Dave’s 3-Word Review:
Weird freaking movie.
I love time travel movies. I do. There is so much potential in the world of time travel completely undiscovered, and I always have to see what they do with the film. Sure, you’re almost guaranteed to hit some holes in the writing that really doesn’t make sense when you think about it – even in the best of the best time travel movies. Weirdly enough though, I didn’t have any problem with the time travel used in Predestination. I’m sure there are problems here and there, but I was so engrossed in what I was watching that I didn’t catch any.
I’m going to try my hardest to explain the plot without giving too much away, because that’s exactly the type of movie this is – easily spoiled. On the most basic level, it’s about a time-travelling agent that goes into the past to stop crimes before they happen. There is a terrorist on the loose, named the Fizzle Bomber, and to help him stop this man, he must first speak to a mysterious…character…in a bar, whom has an incredible story to tell.
You know those movies that just make your head explode? Well, Predestination is one of these movies. I don’t know if it’s trying to be on the same level as Inception or something, but it’s so complicated, and so well thought-out that you can’t help but sit in awe as your brain melts before your eyes. However, this wasn’t an epic movie by any standards – so it had that weird, complicated feeling without that satisfying conclusion feeling. Take that as you will, but for the most part, I consider this a slight flaw.
Half of this film, particularly the first half, is just centered on two people talking in a bar. The story “The Unmarried Mother” tells Ethan Hawke’s character is really captivating and you want to see what they do with it, which is why you keep watching. However, when you really think about it, this is a very slow first act – and you really want things to start physically happening. It does, it just takes a minute to get there. Even then, the reveals it attempts to give you are met with more of a shrug and an “I guessed as much” attitude instead of a jaw-dropping experience that it would prefer the audience to have.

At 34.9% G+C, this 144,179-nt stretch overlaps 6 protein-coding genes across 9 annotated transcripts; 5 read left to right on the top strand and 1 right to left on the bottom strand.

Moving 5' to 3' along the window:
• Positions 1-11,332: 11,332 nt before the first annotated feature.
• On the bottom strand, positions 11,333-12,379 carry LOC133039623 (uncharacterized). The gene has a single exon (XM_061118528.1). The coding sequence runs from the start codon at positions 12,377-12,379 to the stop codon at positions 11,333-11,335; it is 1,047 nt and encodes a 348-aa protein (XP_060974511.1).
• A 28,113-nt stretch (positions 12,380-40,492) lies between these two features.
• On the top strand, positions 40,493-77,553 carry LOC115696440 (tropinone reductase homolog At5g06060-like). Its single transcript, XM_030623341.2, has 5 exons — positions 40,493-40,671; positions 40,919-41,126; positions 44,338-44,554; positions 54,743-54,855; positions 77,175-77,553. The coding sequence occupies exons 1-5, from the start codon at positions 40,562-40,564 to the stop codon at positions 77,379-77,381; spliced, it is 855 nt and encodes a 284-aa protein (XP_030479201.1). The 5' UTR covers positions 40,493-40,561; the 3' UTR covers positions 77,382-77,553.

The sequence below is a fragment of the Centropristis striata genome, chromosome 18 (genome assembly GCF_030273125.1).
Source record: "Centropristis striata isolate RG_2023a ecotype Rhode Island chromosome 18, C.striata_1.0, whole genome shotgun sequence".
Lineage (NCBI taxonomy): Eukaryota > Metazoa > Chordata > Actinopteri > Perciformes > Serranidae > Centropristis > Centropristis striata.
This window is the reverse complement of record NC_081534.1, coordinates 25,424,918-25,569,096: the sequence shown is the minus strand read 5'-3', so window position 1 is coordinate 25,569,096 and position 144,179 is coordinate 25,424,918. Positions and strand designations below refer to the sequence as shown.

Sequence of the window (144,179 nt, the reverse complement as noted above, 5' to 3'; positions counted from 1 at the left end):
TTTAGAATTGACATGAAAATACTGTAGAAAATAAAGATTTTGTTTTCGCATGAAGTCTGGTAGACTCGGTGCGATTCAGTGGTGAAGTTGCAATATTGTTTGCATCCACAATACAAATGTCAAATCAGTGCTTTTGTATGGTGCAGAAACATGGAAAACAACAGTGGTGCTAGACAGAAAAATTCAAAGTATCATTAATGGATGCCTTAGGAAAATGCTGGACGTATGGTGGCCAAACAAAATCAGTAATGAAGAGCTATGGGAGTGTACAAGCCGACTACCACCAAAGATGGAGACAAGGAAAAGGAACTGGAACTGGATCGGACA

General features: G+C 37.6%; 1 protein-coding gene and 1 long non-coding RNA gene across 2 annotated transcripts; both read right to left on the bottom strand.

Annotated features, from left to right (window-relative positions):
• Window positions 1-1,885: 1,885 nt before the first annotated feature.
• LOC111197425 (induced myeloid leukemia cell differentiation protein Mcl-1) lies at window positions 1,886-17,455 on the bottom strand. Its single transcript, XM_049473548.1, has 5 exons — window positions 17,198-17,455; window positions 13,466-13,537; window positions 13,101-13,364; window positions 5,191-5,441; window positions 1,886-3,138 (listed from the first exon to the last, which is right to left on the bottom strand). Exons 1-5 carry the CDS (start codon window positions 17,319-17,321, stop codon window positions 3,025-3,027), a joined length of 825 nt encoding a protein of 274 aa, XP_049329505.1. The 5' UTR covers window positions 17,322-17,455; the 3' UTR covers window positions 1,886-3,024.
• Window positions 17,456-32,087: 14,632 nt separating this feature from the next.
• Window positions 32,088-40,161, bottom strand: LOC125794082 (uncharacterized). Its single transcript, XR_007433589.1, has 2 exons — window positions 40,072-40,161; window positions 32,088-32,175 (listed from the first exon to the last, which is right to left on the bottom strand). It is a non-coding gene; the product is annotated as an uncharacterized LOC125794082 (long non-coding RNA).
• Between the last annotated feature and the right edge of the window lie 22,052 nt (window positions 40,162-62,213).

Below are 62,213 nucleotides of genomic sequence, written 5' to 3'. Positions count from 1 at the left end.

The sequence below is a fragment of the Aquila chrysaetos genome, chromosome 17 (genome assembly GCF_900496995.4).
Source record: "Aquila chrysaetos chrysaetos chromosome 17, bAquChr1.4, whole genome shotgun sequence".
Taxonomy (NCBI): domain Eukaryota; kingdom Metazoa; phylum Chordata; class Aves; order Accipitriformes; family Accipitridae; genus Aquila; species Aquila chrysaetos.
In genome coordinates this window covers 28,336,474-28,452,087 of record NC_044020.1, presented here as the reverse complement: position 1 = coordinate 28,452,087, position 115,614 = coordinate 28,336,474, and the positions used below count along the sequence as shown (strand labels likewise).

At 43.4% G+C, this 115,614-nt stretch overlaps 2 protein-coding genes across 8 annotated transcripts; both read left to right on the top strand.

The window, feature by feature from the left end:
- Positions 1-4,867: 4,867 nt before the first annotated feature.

To me, it was a predictable film…obscure and complicated to no avail, but predictable nonetheless. That’s not to say it won’t be unpredictable to other viewers – I’m just saying how it affected me. Like I said earlier though, this is still a very well thought-out film with so many bizarre moments that you can’t help but just have fun watching the thing as is. Predictable or not, it is absolutely mesmerizing in terms of the direction and pacing. For some reason, you like these characters and their strange chemistry. Sarah Snook as The Unmarried Mother was particularly interesting. I didn’t know what to think of her character when I started watching, but it really started to grow on me, and I truly believe she did a great job with what she was given.
Whether or not you think this is a good movie, you’ll probably be drawn in by the direction and concept of the thing – which is bizarre and obscure, but fascinating in its own right. I could say more here, but I don’t want to spoil the reader.
I did sense a good level of predictability throughout the movie, although I can’t say why without, again, spoiling the reader. There’s a lot to be said in that area, though. Just watch it.